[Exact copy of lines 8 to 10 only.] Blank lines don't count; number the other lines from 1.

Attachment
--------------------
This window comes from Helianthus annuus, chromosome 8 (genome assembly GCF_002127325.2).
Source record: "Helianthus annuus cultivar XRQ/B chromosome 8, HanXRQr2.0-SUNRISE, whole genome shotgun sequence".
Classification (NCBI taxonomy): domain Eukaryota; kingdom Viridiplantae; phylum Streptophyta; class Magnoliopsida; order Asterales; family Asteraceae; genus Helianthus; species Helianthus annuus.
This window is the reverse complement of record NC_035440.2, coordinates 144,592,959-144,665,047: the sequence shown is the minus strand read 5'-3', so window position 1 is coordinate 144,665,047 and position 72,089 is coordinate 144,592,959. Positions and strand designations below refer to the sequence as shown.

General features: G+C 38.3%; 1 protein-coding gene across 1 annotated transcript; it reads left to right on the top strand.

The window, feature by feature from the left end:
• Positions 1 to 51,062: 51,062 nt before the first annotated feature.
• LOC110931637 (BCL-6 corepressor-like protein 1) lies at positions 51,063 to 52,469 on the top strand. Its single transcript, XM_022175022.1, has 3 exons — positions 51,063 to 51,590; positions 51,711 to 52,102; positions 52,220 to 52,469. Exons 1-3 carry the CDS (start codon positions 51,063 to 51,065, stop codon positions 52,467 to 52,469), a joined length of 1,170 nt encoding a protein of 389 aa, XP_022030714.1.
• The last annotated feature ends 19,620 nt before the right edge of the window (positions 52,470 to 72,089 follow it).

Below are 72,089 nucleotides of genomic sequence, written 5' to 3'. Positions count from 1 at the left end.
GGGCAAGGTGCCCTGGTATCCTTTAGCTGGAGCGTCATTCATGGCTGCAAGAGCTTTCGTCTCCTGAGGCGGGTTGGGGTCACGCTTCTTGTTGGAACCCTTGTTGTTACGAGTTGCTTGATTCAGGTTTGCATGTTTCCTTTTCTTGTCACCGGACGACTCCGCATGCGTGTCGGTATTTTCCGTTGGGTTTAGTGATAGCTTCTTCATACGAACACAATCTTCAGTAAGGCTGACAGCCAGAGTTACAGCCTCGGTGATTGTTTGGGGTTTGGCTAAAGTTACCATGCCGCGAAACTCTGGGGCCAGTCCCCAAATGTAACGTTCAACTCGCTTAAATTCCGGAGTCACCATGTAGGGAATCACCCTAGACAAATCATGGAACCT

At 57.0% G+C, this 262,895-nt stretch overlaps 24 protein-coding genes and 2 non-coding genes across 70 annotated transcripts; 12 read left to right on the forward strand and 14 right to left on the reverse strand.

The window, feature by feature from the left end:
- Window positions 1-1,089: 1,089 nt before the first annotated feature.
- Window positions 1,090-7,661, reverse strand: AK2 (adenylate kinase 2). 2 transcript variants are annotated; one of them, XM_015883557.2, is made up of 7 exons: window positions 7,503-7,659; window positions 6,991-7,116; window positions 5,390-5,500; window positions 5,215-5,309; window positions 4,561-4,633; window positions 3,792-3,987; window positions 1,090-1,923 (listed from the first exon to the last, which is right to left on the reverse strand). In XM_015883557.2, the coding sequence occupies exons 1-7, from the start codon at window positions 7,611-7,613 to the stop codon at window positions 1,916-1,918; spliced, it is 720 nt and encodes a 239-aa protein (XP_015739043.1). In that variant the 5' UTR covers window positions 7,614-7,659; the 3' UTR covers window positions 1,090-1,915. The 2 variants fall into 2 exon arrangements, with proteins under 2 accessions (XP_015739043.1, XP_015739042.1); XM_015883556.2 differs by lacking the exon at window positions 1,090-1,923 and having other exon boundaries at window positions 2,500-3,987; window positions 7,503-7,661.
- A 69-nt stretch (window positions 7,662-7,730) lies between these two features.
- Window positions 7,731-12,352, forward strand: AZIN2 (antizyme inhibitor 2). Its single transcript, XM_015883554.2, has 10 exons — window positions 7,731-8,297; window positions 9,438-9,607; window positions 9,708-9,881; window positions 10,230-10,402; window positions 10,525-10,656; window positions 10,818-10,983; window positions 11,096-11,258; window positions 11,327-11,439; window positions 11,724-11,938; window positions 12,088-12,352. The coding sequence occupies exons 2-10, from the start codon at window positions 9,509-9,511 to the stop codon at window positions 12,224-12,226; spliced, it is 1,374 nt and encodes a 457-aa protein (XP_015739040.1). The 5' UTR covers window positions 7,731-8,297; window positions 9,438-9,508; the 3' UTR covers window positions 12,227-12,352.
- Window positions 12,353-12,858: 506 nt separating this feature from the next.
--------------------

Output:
• LOC110931637 (BCL-6 corepressor-like protein 1) lies at positions 51,063 to 52,469 on the top strand. Its single transcript, XM_022175022.1, has 3 exons — positions 51,063 to 51,590; positions 51,711 to 52,102; positions 52,220 to 52,469. Exons 1-3 carry the CDS (start codon positions 51,063 to 51,065, stop codon positions 52,467 to 52,469), a joined length of 1,170 nt encoding a protein of 389 aa, XP_022030714.1.
• The last annotated feature ends 19,620 nt before the right edge of the window (positions 52,470 to 72,089 follow it).

Below are 72,089 nucleotides of genomic sequence, written 5' to 3'. Positions count from 1 at the left end.